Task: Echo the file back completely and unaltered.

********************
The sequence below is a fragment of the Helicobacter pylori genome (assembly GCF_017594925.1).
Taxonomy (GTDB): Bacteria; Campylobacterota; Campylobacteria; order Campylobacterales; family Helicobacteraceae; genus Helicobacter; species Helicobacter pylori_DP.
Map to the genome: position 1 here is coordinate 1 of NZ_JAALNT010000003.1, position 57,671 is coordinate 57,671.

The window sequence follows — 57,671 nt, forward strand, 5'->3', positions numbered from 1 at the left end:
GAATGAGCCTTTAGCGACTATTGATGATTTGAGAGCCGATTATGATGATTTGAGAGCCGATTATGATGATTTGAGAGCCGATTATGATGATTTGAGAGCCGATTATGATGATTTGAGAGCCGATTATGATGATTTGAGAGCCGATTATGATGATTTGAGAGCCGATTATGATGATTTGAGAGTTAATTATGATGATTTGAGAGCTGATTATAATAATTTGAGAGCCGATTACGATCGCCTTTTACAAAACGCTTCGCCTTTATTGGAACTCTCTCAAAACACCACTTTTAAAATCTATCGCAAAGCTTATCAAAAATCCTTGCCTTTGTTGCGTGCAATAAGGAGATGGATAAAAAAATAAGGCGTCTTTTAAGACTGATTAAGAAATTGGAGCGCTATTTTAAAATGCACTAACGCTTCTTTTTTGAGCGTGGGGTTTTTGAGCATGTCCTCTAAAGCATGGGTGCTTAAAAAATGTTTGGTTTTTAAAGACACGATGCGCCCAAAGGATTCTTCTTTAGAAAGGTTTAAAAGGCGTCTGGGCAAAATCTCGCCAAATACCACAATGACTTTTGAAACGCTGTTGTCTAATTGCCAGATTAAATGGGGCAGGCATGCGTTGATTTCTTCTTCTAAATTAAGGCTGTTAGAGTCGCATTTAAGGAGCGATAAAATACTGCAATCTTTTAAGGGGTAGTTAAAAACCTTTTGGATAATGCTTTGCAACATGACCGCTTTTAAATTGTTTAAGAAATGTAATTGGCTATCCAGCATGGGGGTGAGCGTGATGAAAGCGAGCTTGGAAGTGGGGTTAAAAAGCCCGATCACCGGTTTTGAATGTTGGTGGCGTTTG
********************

The sequence below is a fragment of the Helicobacter pylori genome (assembly GCF_017594925.1).
Taxonomy (GTDB): Bacteria; Campylobacterota; Campylobacteria; order Campylobacterales; family Helicobacteraceae; genus Helicobacter; species Helicobacter pylori_DP.
Map to the genome: position 1 here is coordinate 1 of NZ_JAALNT010000003.1, position 57,671 is coordinate 57,671.

The window sequence follows — 57,671 nt, forward strand, 5'->3', positions numbered from 1 at the left end:
GAATGAGCCTTTAGCGACTATTGATGATTTGAGAGCCGATTATGATGATTTGAGAGCCGATTATGATGATTTGAGAGCCGATTATGATGATTTGAGAGCCGATTATGATGATTTGAGAGCCGATTATGATGATTTGAGAGCCGATTATGATGATTTGAGAGCCGATTATGATGATTTGAGAGTTAATTATGATGATTTGAGAGCTGATTATAATAATTTGAGAGCCGATTACGATCGCCTTTTACAAAACGCTTCGCCTTTATTGGAACTCTCTCAAAACACCACTTTTAAAATCTATCGCAAAGCTTATCAAAAATCCTTGCCTTTGTTGCGTGCAATAAGGAGATGGATAAAAAAATAAGGCGTCTTTTAAGACTGATTAAGAAATTGGAGCGCTATTTTAAAATGCACTAACGCTTCTTTTTTGAGCGTGGGGTTTTTGAGCATGTCCTCTAAAGCATGGGTGCTTAAAAAATGTTTGGTTTTTAAAGACACGATGCGCCCAAAGGATTCTTCTTTAGAAAGGTTTAAAAGGCGTCTGGGCAAAATCTCGCCAAATACCACAATGACTTTTGAAACGCTGTTGTCTAATTGCCAGATTAAATGGGGCAGGCATGCGTTGATTTCTTCTTCTAAATTAAGGCTGTTAGAGTCGCATTTAAGGAGCGATAAAATACTGCAATCTTTTAAGGGGTAGTTAAAAACCTTTTGGATAATGCTTTGCAACATGACCGCTTTTAAATTGTTTAAGAAATGTAATTGGCTATCCAGCATGGGGGTGAGCGTGATGAAAGCGAGCTTGGAAGTGGGGTTAAAAAGCCCGATCACCGGTTTTGAATGTTGGTGGCGTTTG